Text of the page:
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It's the Format, Stupid - December 7

Everyone did the whole "It's the _____, Stupid" feature. Now it's my turn.

Part 1: The Battle for Wednesday Nights...

In one corner, William Shatner and 13 leggy lovelies.

In the other, Tyra Banks... and 13 leggy lovelies.

William Shatner's "Show Me the Money" took the "Deal or No Deal" mold and added an interesting trivia game that you have to play out.

Tyra Banks' "America's Next Top Model" took the "American Idol" mold and added... models.

Amazingly enough, one was given enough time to spawn into another manner of beast, combining the best elements of any reality show you can think of (panel of judges, challenges, manufactured drama, product placements). The other... just continued to chug along its dark and lonesome road to nowhere in particular.

Even as the one with the chimerism syndrome laughs it all the way to the bank, and a well deserved rest until "Beauty and the Geek" ends, the other... just sits there. Idly. Waiting for something... ANYTHING... to make it explode.

The little voice in my head (I call him "Bubba", mainly because of his sunglasses, bandanna, cigarette, five o'clock shadow, and tattoo that reads "I heart Mom") is saying, "Get to the damn point, will ya!" The point is this. The difference between the two this week, one-tenth. "Top Model" ended up the big winner with a 5.4/8, compared to "Show Me's" 5.3/8. Granted, both time slots for both networks were down from the year before, but given the CW's raison d'etre as a niche network for the youth of our country, the news is quite good for Tyra and her friends. For the Shat and his friends... Not so much.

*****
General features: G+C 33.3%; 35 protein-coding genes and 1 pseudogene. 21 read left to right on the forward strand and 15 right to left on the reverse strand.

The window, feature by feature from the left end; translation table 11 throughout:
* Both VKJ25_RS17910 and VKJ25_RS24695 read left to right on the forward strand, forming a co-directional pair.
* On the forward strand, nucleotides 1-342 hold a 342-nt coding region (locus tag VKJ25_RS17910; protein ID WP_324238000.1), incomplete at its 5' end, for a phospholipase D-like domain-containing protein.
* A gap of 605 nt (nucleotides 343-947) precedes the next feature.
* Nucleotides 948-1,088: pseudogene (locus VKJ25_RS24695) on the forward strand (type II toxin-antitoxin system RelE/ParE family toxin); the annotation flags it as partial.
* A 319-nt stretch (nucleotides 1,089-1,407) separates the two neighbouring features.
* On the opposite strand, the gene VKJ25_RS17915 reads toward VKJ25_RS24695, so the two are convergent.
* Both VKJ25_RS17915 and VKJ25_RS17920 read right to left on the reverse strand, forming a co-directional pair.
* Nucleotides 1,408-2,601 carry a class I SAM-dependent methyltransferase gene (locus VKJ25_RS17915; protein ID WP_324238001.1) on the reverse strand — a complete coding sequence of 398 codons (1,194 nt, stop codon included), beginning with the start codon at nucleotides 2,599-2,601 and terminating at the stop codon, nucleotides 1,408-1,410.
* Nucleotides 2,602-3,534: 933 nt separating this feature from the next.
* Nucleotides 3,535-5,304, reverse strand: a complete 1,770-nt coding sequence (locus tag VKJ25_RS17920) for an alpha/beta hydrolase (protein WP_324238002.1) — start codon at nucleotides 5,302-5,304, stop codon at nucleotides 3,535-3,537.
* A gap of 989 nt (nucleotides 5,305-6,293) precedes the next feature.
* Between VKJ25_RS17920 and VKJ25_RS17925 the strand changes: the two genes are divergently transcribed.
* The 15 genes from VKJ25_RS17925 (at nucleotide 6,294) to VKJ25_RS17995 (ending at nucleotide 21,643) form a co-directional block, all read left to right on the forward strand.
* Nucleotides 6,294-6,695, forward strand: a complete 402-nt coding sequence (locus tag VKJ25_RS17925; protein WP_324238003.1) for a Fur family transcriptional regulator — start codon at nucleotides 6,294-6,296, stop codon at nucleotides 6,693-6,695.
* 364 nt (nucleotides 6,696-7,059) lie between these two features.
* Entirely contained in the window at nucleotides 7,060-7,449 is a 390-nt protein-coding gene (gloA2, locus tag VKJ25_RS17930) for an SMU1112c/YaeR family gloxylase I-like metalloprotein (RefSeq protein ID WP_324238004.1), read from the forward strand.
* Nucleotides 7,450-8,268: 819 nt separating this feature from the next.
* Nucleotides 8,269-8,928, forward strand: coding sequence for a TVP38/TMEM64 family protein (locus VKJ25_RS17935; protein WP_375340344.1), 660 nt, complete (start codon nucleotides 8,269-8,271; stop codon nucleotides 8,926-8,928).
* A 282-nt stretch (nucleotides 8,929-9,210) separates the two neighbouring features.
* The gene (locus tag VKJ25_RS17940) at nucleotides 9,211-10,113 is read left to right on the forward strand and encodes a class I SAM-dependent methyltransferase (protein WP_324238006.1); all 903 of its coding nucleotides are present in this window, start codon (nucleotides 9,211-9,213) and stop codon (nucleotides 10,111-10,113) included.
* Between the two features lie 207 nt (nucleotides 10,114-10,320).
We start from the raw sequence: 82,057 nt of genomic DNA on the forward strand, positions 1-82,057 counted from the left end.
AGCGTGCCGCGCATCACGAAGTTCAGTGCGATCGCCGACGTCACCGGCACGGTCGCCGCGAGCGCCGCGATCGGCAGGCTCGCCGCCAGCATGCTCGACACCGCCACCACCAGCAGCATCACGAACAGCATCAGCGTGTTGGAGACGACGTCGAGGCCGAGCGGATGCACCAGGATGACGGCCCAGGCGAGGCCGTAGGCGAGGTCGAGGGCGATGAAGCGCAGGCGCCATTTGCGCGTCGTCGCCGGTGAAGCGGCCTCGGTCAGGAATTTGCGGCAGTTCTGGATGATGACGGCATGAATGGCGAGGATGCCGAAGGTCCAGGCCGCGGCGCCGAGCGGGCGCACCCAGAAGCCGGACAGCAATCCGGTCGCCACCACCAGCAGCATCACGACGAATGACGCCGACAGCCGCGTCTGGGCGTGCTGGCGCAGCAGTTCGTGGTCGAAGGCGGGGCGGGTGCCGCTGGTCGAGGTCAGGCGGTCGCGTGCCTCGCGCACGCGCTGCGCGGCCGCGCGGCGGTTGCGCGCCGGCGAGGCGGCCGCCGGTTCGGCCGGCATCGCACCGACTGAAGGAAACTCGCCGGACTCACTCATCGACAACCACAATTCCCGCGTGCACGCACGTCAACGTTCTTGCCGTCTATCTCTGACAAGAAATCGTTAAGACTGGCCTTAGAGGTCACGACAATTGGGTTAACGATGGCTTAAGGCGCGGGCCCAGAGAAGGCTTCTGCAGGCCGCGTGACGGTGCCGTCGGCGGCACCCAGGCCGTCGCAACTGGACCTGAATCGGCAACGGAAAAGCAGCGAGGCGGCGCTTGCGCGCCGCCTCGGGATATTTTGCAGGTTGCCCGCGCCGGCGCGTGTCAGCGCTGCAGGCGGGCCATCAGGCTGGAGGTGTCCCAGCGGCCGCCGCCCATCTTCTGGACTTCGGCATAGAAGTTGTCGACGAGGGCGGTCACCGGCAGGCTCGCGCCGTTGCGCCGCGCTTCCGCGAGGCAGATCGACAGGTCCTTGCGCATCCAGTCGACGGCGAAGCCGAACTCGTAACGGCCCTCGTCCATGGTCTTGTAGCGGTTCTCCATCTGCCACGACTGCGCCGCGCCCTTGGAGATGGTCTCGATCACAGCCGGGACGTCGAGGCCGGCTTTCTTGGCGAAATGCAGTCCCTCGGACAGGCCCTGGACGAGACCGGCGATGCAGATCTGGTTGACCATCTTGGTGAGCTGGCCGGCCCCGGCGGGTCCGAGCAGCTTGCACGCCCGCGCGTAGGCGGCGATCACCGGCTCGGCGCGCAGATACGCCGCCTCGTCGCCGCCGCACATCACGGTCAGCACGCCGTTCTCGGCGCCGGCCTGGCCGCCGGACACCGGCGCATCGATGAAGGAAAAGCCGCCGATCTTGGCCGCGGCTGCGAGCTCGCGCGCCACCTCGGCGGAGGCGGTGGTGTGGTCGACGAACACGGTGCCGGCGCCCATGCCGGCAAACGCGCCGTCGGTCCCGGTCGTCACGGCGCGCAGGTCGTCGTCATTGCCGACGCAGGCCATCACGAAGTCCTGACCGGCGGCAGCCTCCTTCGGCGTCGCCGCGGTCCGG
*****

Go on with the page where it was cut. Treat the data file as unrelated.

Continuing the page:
Begs the question of why ABC went ahead and kept it on the schedule for January. It's not a placeholder for the ever-potent "Dancing with the Stars". Not a place holder for anything, actually. It's just ... there. And no one really knows why, especially after the whole "Maggie May" deal last week. More on that in another column, though.

Four words: "It's the format, stupid." Millions of people are convinced that they know what to expect from "Top Model". Beautiful women all vying for one top honor, to become something a little more than Peter Brady's trophy wife and something a little less than host of a fashion-help show on Style. And that is not a dig on Yoanna; I've actually seen an ep of the second season of "The Look for Less"... Not a bad job.

With "Show Me the Money", outside of the game and what it is, the only thing we know for certain is that, win or lose, William Shatner's going to be daffy to the point of comic ... umm, genius?

In the end, format wins over gimmick. Also, it didn't hurt much that it was the season finale and that the winner was going to be announced for all the world to hear. Now let's see if she'll go the high route of Eva Pigford or the low route of Naima... err, whatever her name was.

Part 2: The Match Game

If you're like me, you've been waiting on pins, needles, and whatever other sharp objects you can find for GSN's hour-long advertisement for "The Best of Match Game" on DVD, "The Real Match Game: Behind the Blank."

Okay, so it wasn't an advertisement. At least not on the level that "Big Bucks" may have been conveniently played on the same night as the season premiere of "Whammy!" some years ago. But let's be real here.

The show itself got a 0.7 on a network that gets a 0.5 on a good day, "Playmania" notwithstanding. That's good. It means that we should hope for more of these "Behind the Music"-esque shows. Give me one on "The Price is Right" without the brooding angst that screamed "Our network was controlled 39% by an entity that has something airing on opposite the show five times a week". I mean, have you seen the show? How true is that Hollywood story anyway?

But not poor pretense-less GSN. I'm not going to say that it's was all roses and sunshine and cute little puppies with anime eyes. But at least you get a balanced story that isn't bad or good, it's just a story. And from that, you make your own decisions. For example, it's a foregone conclusion that the 1990 version of "Match Game" is as close as we're ever going to get from the good old days. Okay, so that's just what I got from it, but the point is that you can't really catch lightning in a bottle with something like "Match Game".